Over the past seven years, investment has grown more than twice as fast as consumption, creating the increased capacity necessary to meet future demand. Total business investment is now a higher proportion of national income than ever before, and its quality has improved immeasurably, too; as has the quality of British management. We have seen a dramatic and long overdue improvement in company profits and a remarkable growth in the total number of businesses, last year at the rate of more than 1,000 a week.

Provided we stand firm in our resolve to get on top of inflation, the prospects before us are excellent. At least on this side of the House, we do stand firm.

A year ago, in the aftermath of the worldwide stock market crash, it looked as if there would be some slowing down from the rapid growth of 1987. In fact that was not to be.

As the House knows, the state of the national income statistics leaves much to be desired, but it now appears that we had in 1988 a second successive year of growth at 4.5 per cent., with unemployment falling by over half a million, to well below the European average. Manufacturing output grew particularly rapidly, by more than 7 per cent., to a level well above the previous peak.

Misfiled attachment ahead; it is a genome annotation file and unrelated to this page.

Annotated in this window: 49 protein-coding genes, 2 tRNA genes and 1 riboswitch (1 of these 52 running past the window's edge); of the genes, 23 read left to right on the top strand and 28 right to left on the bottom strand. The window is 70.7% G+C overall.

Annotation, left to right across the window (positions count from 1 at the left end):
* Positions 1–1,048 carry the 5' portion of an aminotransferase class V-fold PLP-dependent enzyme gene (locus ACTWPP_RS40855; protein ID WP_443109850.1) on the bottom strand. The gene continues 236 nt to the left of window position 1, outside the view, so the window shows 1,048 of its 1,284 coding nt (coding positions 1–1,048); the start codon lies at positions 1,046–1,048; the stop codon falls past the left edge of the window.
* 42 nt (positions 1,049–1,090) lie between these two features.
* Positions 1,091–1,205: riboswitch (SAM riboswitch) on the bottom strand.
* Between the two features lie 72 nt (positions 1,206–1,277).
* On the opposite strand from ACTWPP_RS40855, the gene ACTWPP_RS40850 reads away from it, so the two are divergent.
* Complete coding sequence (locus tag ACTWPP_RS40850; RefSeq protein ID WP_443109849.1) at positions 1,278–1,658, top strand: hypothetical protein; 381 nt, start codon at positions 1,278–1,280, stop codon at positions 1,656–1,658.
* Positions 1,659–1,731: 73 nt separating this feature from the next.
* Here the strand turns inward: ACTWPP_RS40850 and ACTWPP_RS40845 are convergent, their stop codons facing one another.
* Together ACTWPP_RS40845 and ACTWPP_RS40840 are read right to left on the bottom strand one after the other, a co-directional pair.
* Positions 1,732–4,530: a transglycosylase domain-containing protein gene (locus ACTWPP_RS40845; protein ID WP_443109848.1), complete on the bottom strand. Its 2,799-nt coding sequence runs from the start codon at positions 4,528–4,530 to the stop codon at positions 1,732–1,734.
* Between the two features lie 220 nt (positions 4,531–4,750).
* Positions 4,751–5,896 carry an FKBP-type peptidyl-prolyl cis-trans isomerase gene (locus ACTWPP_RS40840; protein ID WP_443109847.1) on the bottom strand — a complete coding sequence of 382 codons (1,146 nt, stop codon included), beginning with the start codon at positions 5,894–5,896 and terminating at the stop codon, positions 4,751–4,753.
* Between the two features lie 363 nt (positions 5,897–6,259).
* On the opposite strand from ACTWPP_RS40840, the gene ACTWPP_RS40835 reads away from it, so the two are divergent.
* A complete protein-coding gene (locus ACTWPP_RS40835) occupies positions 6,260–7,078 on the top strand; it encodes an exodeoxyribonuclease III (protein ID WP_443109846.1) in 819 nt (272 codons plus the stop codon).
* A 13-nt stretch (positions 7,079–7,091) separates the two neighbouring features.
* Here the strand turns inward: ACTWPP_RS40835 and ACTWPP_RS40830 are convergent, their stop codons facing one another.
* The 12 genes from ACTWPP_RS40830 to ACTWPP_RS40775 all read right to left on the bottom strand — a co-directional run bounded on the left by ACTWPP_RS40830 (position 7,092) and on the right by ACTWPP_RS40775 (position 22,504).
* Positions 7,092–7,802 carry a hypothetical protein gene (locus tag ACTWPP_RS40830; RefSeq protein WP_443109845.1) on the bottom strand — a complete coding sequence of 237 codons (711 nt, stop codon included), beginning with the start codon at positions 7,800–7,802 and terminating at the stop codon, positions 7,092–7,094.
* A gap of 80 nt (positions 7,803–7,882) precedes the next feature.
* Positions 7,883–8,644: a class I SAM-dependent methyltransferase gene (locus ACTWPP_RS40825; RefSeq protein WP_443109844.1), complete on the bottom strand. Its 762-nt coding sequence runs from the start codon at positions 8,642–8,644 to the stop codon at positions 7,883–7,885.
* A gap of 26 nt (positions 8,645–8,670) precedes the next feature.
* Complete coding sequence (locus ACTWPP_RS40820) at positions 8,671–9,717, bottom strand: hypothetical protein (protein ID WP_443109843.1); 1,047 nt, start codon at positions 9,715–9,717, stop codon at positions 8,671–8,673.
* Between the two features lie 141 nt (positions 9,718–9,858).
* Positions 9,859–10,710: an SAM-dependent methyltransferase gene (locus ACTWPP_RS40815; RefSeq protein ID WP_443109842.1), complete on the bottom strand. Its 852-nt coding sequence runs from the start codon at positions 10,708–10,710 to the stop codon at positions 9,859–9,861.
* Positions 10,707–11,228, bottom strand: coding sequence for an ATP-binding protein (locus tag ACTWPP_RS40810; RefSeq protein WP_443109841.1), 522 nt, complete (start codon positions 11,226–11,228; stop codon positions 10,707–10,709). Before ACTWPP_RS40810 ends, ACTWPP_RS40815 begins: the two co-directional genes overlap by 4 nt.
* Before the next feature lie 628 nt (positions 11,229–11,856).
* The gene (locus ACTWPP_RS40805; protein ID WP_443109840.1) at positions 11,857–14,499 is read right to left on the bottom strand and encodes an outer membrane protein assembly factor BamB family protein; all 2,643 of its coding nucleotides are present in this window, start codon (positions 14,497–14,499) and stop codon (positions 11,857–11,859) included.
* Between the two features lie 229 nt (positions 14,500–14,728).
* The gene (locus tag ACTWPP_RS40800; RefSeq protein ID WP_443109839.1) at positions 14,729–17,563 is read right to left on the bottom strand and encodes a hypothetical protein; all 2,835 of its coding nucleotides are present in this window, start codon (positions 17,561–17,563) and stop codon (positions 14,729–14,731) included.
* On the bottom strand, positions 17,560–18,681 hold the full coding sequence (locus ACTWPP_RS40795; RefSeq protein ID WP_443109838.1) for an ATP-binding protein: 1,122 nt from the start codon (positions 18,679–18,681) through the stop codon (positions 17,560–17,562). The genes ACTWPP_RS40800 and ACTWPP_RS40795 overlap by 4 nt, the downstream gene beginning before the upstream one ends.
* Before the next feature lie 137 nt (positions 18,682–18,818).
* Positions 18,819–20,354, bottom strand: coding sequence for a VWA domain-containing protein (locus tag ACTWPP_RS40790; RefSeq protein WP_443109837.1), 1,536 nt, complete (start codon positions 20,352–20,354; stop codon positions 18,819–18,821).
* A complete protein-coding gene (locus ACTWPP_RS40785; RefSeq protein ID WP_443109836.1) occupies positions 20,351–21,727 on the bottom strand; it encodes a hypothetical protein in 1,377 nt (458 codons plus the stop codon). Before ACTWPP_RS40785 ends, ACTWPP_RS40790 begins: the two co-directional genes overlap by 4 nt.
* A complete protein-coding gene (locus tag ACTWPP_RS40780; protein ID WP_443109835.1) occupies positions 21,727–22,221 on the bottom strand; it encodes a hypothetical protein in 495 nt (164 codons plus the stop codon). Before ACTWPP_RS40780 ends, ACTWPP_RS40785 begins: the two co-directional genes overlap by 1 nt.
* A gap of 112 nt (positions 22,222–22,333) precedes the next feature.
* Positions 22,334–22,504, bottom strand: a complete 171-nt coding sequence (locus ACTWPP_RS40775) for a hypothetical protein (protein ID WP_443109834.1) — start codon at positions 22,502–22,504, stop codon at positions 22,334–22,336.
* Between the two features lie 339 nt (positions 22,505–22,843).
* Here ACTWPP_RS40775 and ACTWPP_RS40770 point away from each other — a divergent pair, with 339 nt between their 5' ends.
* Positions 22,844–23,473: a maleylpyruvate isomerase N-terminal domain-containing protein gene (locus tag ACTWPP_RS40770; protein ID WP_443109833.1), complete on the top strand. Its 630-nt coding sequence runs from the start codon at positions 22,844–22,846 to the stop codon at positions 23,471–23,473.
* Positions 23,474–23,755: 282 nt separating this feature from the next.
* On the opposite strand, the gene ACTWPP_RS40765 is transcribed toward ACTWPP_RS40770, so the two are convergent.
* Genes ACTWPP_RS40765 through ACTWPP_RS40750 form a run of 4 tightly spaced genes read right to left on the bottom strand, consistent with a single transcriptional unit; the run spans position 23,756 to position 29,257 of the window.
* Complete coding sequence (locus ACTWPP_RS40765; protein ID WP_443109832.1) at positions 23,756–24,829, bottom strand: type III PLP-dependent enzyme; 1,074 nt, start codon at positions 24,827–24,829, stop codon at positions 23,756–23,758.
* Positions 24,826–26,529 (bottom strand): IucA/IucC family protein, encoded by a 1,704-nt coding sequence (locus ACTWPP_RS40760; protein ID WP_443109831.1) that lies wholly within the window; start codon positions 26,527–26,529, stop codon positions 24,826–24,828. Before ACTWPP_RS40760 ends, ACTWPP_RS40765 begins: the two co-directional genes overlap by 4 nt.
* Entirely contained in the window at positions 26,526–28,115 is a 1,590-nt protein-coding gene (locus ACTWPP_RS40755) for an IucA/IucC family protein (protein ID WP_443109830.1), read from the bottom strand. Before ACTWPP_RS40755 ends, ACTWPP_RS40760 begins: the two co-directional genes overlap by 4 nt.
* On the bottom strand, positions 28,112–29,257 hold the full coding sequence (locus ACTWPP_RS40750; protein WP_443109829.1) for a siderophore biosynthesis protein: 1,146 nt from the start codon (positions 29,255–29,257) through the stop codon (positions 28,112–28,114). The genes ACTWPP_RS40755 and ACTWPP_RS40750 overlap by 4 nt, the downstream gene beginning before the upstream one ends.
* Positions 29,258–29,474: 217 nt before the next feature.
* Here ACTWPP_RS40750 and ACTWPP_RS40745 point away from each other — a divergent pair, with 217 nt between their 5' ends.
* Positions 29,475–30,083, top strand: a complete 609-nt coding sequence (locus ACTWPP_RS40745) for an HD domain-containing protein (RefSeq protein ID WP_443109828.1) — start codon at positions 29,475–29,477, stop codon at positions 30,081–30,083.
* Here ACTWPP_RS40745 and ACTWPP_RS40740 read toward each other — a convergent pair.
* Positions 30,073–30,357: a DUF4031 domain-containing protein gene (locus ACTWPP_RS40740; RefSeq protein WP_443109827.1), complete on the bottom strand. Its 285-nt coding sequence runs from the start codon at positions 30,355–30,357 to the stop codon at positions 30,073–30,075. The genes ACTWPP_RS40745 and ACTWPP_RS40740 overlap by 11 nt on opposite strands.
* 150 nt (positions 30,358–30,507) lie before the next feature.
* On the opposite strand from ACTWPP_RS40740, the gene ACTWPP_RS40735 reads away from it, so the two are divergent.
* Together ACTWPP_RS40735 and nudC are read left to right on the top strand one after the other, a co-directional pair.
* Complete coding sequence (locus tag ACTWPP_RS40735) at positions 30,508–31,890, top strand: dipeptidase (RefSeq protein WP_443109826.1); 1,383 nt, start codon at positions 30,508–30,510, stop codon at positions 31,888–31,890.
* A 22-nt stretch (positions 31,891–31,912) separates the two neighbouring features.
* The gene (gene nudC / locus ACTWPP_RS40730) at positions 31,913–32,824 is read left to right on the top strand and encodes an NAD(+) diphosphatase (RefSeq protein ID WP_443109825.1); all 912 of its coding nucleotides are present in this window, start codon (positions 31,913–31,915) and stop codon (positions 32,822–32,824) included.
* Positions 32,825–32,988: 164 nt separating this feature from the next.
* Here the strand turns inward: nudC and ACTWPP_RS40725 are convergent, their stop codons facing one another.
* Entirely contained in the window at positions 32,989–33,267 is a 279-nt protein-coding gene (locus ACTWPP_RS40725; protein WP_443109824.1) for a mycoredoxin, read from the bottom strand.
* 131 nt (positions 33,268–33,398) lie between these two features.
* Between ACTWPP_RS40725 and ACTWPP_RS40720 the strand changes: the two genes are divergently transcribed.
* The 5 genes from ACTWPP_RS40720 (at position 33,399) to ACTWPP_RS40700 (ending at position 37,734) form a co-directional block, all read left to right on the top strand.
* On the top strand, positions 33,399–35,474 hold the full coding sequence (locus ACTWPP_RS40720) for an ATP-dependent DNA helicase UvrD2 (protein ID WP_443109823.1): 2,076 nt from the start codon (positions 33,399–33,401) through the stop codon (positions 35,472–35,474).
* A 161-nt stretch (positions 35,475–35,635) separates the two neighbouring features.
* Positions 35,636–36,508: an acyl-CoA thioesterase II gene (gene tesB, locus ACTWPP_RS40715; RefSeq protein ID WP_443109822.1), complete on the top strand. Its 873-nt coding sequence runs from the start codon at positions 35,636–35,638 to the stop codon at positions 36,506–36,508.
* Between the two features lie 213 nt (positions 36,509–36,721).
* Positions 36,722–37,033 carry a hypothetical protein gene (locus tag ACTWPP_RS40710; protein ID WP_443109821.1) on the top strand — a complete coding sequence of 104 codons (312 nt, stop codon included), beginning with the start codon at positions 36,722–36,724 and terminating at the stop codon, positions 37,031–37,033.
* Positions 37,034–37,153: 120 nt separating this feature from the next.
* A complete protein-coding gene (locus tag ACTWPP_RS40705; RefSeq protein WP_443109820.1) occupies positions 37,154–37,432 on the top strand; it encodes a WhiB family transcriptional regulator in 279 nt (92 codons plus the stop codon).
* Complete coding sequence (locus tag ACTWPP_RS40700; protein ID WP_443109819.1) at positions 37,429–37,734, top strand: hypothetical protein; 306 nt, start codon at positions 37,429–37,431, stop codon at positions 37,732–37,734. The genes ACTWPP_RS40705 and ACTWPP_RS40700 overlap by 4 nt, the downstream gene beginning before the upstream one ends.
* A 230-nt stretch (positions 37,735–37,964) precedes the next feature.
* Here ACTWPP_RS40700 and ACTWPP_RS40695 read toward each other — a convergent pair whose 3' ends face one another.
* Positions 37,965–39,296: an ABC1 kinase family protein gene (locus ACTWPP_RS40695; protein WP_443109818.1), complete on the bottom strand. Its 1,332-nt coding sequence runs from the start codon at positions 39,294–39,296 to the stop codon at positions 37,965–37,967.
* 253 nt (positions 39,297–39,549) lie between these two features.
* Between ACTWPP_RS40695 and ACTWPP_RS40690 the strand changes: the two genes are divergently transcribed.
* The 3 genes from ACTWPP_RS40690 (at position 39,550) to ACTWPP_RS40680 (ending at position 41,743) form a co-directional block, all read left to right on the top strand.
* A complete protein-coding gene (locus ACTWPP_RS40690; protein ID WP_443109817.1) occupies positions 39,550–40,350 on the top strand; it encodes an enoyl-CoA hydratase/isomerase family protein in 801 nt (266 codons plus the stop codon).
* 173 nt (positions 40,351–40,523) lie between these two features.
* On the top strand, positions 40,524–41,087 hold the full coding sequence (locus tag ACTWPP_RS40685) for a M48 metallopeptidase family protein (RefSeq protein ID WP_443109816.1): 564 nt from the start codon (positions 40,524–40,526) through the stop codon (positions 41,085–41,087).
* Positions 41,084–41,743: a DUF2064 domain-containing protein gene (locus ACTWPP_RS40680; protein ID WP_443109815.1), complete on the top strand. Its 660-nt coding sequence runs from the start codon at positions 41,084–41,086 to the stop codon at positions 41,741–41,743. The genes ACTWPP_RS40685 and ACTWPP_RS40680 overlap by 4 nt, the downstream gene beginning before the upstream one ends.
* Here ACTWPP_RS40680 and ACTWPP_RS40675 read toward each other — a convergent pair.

But total spending also grew by getting on for 7 per cent., mainly because of the boom in industrial investment, in itself a welcome event, but also because of continued strong growth in consumer spending. This last was financed to an unprecedented degree by borrowing, overwhelmingly mortgage borrowing.

Invevitably, the rapid growth of total spending led to renewed inflationary pressure. To some extent this was diverted into a sharp rise in imports, and hence into the deficit on the current account of the balance of payments. The published figures put this at £14.5 billion in 1988, although, given the £15 billion positive balancing item—another name for errors and omissions—the true figure:is almost certainly less than this. But whatever the true figure, it is undoubtedly large, and a sharp increase on the deficit recorded in 1987 after seven successive years of surplus. Given sound policies, however, it can readily be financed.

Moreover, unlike previous current account deficits we have known in this country, it reflects not excessive Government borrowing, but rather an upsurge of private investment unmatched by private savings, and this imbalance is something that will in due course correct itself.

The real threat is posed by the increase in inflation itself. Excluding the distorting effect of mortgage interest payments, the RPI rose by 4.5 per cent. last year, much the same as the average over the previous five years, but this underlying rate increased significantly through the year, and now stands at 5.5 per cent.